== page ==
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      The Multimodal Assessment Model of Pain : A Novel Framework for Further Integrating the Subjective Pain Experience Within Research and Practice

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          Abstract

          Objectives:

          Pain assessment is enigmatic. Although clinicians and researchers must rely upon observations to evaluate pain, the personal experience of pain is fundamentally unobservable. This raises the question of how the inherent subjectivity of pain can and should be integrated within assessment. Current models fail to tackle key facets of this problem, such as what essential aspects of pain are overlooked when we only rely on numeric forms of assessment, and what types of assessment need to be prioritized to ensure alignment with our conceptualization of pain as a subjective experience. We present the multimodal assessment model of pain (MAP) as offering practical frameworks for navigating these challenges.

          Methods:

          This is a narrative review.

          Results:

          MAP delineates qualitative (words, behaviors) and quantitative (self-reported measures, non–self-reported measures) assessment and regards the qualitative pain narrative as the best available root proxy for inferring pain in others. MAP offers frameworks to better address pain subjectivity by: (1) delineating separate criteria for identifying versus assessing pain. Pain is identified through narrative reports, while comprehensive assessment is used to infer why pain is reported; (2) integrating compassion-based and mechanism-based management by both validating pain reports and assessing underlying processes; (3) conceptualizing comprehensive pain assessment as both multidimensional and multimodal (listening/observing and measuring); and (4) describing how qualitative data help validate and contextualize quantitative pain measures.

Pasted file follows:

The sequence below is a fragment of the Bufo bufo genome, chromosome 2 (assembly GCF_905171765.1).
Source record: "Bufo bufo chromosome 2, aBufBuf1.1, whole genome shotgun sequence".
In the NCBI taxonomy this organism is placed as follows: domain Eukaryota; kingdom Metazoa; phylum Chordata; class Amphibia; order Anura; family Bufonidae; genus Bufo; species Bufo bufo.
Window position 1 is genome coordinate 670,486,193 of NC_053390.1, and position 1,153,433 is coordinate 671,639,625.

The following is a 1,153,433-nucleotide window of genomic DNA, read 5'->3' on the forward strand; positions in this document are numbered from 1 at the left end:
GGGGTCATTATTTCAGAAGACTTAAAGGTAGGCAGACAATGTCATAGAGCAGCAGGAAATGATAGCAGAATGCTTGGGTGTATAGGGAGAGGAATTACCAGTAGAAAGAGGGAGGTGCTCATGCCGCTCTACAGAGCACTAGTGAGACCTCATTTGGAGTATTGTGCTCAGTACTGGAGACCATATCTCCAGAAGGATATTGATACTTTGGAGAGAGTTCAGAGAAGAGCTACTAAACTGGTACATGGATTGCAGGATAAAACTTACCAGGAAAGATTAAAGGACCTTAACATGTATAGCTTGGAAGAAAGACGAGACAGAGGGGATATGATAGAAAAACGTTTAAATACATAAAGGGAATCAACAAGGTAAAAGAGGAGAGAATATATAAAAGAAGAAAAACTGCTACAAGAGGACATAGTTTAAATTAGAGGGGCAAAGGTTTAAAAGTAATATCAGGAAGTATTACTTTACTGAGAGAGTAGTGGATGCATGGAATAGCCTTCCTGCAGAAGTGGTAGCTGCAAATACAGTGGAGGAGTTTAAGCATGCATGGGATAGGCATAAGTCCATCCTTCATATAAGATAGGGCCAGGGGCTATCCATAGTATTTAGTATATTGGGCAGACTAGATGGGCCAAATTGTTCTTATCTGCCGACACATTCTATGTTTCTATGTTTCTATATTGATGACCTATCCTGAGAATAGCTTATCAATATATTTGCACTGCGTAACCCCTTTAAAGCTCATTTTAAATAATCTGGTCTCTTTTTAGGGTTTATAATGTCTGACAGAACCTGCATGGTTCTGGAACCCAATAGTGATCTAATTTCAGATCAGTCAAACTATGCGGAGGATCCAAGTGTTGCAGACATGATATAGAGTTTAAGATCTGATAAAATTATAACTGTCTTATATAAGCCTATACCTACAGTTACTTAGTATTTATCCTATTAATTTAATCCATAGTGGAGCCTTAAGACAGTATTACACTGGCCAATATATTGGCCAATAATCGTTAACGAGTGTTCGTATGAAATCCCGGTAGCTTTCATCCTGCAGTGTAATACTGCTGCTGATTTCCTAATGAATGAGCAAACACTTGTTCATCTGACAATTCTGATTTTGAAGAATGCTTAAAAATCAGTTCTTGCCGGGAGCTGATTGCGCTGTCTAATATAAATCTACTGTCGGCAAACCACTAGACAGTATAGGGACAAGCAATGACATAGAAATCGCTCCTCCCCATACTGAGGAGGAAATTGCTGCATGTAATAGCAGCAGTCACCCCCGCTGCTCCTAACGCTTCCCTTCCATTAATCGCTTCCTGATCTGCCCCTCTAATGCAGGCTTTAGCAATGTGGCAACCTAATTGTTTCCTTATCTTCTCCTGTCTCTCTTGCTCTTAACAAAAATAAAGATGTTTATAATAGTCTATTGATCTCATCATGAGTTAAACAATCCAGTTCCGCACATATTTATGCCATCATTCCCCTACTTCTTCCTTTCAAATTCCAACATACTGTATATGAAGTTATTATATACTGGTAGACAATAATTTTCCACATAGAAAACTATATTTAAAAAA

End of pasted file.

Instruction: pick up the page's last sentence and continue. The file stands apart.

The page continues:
Discussion:

          MAP is expected to help clinicians validate pain reports as important and legitimate, regardless of other findings, and help our field develop more comprehensive, valid, and compassionate approaches to assessing pain.

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          Most cited references 82

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          Reaching the parts other methods cannot reach: an introduction to qualitative methods in health and health services research.

           N Mays,  C Pope (1995)
          Qualitative research methods have a long history in the social sciences and deserve to be an essential component in health and health services research. Qualitative and quantitative approaches to research tend to be portrayed as antithetical; the aim of this series of papers is to show the value of a range of qualitative techniques and how they can complement quantitative research.
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            Rigour and qualitative research.

             C Pope,  N Mays (1995)
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              1987 Volvo award in clinical sciences. A new clinical model for the treatment of low-back pain.